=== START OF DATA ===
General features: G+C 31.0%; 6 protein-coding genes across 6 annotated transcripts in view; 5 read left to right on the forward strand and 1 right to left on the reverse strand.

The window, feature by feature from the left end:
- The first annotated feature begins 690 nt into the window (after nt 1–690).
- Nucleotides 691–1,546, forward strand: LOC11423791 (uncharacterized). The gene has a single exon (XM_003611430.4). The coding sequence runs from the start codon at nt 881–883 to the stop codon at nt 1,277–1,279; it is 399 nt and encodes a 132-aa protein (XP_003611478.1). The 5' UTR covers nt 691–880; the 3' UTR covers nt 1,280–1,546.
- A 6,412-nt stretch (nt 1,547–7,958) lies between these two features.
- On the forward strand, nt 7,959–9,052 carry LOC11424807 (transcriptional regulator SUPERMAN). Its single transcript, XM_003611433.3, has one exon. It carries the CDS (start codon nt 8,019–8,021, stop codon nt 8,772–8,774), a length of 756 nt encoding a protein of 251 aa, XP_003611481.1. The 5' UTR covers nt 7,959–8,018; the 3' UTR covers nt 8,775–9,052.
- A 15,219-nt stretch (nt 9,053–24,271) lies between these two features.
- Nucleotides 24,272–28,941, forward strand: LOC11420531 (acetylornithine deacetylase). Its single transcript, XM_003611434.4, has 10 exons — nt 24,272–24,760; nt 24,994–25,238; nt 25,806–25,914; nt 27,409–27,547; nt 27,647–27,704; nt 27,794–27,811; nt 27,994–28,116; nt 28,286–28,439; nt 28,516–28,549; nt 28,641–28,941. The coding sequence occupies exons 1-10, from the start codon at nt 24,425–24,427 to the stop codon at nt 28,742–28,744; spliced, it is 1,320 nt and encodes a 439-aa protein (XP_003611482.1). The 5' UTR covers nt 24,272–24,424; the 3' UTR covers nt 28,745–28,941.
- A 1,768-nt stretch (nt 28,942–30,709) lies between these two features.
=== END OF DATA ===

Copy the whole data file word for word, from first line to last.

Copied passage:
General features: G+C 31.0%; 6 protein-coding genes across 6 annotated transcripts in view; 5 read left to right on the forward strand and 1 right to left on the reverse strand.

The window, feature by feature from the left end:
- The first annotated feature begins 690 nt into the window (after nt 1–690).
- Nucleotides 691–1,546, forward strand: LOC11423791 (uncharacterized). The gene has a single exon (XM_003611430.4). The coding sequence runs from the start codon at nt 881–883 to the stop codon at nt 1,277–1,279; it is 399 nt and encodes a 132-aa protein (XP_003611478.1). The 5' UTR covers nt 691–880; the 3' UTR covers nt 1,280–1,546.
- A 6,412-nt stretch (nt 1,547–7,958) lies between these two features.
- On the forward strand, nt 7,959–9,052 carry LOC11424807 (transcriptional regulator SUPERMAN). Its single transcript, XM_003611433.3, has one exon. It carries the CDS (start codon nt 8,019–8,021, stop codon nt 8,772–8,774), a length of 756 nt encoding a protein of 251 aa, XP_003611481.1. The 5' UTR covers nt 7,959–8,018; the 3' UTR covers nt 8,775–9,052.
- A 15,219-nt stretch (nt 9,053–24,271) lies between these two features.
- Nucleotides 24,272–28,941, forward strand: LOC11420531 (acetylornithine deacetylase). Its single transcript, XM_003611434.4, has 10 exons — nt 24,272–24,760; nt 24,994–25,238; nt 25,806–25,914; nt 27,409–27,547; nt 27,647–27,704; nt 27,794–27,811; nt 27,994–28,116; nt 28,286–28,439; nt 28,516–28,549; nt 28,641–28,941. The coding sequence occupies exons 1-10, from the start codon at nt 24,425–24,427 to the stop codon at nt 28,742–28,744; spliced, it is 1,320 nt and encodes a 439-aa protein (XP_003611482.1). The 5' UTR covers nt 24,272–24,424; the 3' UTR covers nt 28,745–28,941.
- A 1,768-nt stretch (nt 28,942–30,709) lies between these two features.